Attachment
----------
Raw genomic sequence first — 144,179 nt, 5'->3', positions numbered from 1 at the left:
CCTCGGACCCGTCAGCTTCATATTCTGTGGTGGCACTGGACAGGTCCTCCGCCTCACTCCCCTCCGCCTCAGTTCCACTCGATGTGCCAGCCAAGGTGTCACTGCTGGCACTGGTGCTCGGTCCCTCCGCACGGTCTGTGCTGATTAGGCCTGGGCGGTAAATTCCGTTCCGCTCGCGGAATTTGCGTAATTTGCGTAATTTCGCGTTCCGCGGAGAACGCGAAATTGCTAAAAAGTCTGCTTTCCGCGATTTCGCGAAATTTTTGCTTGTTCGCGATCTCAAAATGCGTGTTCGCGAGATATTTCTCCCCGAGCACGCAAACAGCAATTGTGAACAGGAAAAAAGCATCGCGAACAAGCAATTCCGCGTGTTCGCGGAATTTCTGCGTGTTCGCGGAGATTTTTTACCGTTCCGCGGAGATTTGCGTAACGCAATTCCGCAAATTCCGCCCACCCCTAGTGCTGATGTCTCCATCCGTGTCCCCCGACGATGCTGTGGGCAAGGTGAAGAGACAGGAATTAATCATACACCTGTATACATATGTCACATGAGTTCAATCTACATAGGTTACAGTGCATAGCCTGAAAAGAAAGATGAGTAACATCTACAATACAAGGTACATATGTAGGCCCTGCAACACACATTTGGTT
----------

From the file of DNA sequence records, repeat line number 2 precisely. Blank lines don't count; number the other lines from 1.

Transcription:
CCTCGGACCCGTCAGCTTCATATTCTGTGGTGGCACTGGACAGGTCCTCCGCCTCACTCCCCTCCGCCTCAGTTCCACTCGATGTGCCAGCCAAGGTGTCACTGCTGGCACTGGTGCTCGGTCCCTCCGCACGGTCTGTGCTGATTAGGCCTGGGCGGTAAATTCCGTTCCGCTCGCGGAATTTGCGTAATTTGCGTAATTTCGCGTTCCGCGGAGAACGCGAAATTGCTAAAAAGTCTGCTTTCCGCGATTTCGCGAAATTTTTGCTTGTTCGCGATCTCAAAATGCGTGTTCGCGAGATATTTCTCCCCGAGCACGCAAACAGCAATTGTGAACAGGAAAAAAGCATCGCGAACAAGCAATTCCGCGTGTTCGCGGAATTTCTGCGTGTTCGCGGAGATTTTTTACCGTTCCGCGGAGATTTGCGTAACGCAATTCCGCAAATTCCGCCCACCCCTAGTGCTGATGTCTCCATCCGTGTCCCCCGACGATGCTGTGGGCAAGGTGAAGAGACAGGAATTAATCATACACCTGTATACATATGTCACATGAGTTCAATCTACATAGGTTACAGTGCATAGCCTGAAAAGAAAGATGAGTAACATCTACAATACAAGGTACATATGTAGGCCCTGCAACACACATTTGGTT